With ESG investing gaining traction among both investors and asset managers, formerly skeptical advisors are starting to relent — although they still have many questions and doubts.
In the latest survey on social investing by Nuveen, 36% of advisors said they offer portfolios that screen for ESG factors to clients in 2018, while 51% said they discuss the idea as a potential investment option — up from 41% in 2017, reported WealthManagement.com.
And when gauging advisors’ negative feelings on ESG, the study found just 17% who held such sentiments, compared to 28% who said the same thing in 2017; those who were indifferent represented 40% of last year’s respondents, and more than half of those in 2017.
While that’s good news for the industry overall, pockets of resistance remain. As sustainable finance consultant and a former certified financial planner Paul Ellis related to WealthManagement.com, the “stale, male, and pale advisor community” — predominantly men with at least 10 years of industry experience who own successful practices — have not much changed their attitudes toward sustainable and impact investing.
“They are very secure in their habits, their approach to practice management and the investment strategies that they used to build their practices in the first place,” Ellis explained.
The question of performance presents another hurdle for ESG fund adoption. While a lot of evidence has been advanced, the connection between ESG investing and outperformance hasn’t been made conclusively. For plan sponsors who pursue returns to safeguard their member’s future financial security, that’s tantamount to a red light on green investments.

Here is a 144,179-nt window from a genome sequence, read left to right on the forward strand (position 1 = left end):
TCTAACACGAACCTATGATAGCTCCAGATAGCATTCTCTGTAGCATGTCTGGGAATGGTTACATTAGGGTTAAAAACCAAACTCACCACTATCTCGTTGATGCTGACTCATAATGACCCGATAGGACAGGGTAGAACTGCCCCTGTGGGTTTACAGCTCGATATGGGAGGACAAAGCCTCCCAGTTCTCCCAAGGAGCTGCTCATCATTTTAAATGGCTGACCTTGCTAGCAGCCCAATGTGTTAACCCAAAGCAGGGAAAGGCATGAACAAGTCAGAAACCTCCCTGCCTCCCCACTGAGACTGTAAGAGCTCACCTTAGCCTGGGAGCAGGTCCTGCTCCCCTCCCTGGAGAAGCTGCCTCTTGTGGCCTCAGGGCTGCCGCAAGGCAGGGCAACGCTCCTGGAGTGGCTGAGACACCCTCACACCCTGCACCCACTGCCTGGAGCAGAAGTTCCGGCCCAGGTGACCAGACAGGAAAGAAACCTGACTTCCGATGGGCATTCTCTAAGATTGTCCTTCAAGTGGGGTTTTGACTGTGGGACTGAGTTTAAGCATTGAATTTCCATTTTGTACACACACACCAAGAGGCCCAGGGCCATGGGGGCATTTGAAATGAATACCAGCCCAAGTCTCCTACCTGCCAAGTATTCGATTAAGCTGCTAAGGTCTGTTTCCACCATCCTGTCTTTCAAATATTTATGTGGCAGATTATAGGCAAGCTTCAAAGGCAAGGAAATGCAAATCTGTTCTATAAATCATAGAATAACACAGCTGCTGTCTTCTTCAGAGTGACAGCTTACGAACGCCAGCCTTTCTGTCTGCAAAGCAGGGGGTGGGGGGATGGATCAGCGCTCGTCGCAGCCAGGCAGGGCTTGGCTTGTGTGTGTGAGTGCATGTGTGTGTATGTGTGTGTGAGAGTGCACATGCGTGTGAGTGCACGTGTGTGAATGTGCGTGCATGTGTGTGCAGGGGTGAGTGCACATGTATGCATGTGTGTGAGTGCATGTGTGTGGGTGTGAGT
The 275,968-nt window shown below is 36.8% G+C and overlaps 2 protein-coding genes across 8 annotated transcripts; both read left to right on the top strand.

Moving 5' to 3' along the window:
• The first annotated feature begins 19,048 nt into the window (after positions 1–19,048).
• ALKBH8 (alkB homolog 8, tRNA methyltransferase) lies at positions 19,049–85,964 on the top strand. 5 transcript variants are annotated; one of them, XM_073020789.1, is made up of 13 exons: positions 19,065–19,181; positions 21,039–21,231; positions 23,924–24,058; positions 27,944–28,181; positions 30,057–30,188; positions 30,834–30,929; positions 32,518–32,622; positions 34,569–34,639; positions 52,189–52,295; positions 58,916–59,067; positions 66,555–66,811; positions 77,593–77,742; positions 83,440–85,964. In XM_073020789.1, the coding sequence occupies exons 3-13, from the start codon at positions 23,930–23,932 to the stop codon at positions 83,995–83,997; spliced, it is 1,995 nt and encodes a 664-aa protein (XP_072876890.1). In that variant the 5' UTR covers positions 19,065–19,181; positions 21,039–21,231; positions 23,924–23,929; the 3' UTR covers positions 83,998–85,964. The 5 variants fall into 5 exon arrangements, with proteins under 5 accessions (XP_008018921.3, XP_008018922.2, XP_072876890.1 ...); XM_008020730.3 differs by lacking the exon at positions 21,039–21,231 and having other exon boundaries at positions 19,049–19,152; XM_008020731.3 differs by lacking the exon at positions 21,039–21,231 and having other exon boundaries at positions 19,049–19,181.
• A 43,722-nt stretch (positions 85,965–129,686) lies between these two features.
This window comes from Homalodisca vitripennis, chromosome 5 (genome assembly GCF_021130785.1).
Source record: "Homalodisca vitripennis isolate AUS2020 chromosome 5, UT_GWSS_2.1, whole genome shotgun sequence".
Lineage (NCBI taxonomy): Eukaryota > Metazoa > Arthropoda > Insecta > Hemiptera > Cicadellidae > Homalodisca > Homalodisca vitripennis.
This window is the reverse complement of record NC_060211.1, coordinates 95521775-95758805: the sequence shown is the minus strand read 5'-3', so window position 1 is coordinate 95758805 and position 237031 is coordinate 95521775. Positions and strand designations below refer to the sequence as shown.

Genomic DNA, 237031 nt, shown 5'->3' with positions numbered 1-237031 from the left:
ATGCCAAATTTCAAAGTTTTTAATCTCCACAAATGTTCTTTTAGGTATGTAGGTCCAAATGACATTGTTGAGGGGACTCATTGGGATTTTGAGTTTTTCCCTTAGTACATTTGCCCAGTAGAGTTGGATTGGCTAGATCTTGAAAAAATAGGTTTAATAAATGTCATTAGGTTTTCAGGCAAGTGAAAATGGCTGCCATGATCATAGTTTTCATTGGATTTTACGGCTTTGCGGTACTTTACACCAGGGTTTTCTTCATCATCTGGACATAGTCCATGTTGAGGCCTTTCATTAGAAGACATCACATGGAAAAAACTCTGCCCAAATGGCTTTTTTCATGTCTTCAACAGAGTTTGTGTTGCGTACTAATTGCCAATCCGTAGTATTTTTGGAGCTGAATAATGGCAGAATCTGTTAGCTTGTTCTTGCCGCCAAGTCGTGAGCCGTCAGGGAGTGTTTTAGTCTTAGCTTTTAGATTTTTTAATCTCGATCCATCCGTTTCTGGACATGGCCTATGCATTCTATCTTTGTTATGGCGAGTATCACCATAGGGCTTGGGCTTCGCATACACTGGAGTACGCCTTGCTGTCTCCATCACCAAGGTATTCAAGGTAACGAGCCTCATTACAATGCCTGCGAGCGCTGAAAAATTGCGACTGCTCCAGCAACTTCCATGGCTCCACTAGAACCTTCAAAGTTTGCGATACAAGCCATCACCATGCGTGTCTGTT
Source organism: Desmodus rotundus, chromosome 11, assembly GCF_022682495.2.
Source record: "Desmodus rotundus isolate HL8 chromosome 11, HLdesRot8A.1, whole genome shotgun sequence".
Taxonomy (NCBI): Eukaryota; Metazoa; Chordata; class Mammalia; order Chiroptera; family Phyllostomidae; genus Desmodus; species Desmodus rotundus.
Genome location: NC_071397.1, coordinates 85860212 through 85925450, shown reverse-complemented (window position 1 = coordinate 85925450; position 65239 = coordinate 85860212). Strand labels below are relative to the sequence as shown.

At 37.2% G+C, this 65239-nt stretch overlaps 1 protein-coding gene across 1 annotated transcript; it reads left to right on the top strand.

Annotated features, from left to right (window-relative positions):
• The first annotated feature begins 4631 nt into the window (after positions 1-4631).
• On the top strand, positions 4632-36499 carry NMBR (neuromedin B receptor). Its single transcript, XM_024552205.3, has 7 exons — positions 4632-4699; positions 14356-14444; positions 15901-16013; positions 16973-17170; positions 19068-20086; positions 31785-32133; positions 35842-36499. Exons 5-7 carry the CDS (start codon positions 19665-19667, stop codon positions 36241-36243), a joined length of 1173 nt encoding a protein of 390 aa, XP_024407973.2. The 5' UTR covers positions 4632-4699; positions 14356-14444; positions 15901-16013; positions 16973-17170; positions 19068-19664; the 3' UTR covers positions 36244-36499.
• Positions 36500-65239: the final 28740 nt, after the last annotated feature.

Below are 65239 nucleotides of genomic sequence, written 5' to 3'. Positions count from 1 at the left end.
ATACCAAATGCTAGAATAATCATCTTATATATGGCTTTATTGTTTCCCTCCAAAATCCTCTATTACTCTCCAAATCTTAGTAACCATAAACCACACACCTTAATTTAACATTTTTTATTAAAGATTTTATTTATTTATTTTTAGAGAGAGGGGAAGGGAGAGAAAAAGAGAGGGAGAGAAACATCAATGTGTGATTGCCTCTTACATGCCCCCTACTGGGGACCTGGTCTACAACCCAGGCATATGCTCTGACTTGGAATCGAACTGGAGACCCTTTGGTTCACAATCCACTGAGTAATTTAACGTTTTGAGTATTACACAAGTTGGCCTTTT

Notwithstanding doubts on returns, more advisors are receiving questions from clients on ESG — and they don’t always know how to reply. “They used to give it the wave-off, but you really don’t want to do that,” said Jon Hale, head of sustainability research at Morningstar. “More advisors are realizing that they need to have answers to these questions—and that if they do not they could lose the client, because it will call into question a lot of things about the advisor.”
Hale argued that when it takes ESG into account, investing becomes a more holistic endeavour. “Advisors are people too, and they want to make their work more meaningful. And if you really care about your clients’ goals and values, you build trust by focusing on what concerns them.”
Sharing his two cents, Ed Farrington, head of retirement at Natixis Investment Managers, said that ESG fund providers’ challenge of the moment is to help advisors and plan sponsors realize how ESG can “align very well with fiduciary responsibilities.” He also noted gale-force tailwinds from millennial participants as he argued for ESG’s future as a fixture in workplace plans.
“Most of them say they would start investing or increase their rate of investment if there were more sustainable options in their plans,” Farrington said.
And for many advisors who still entertain the notion of a trade-off between performance and responsible investing, Farrington asserted that facilitating client conversations on ESG can still provide a material edge.
“If you’re not going to focus on this yourself, make sure you have at least one younger advisor in your practice who does,” he advised industry professionals.
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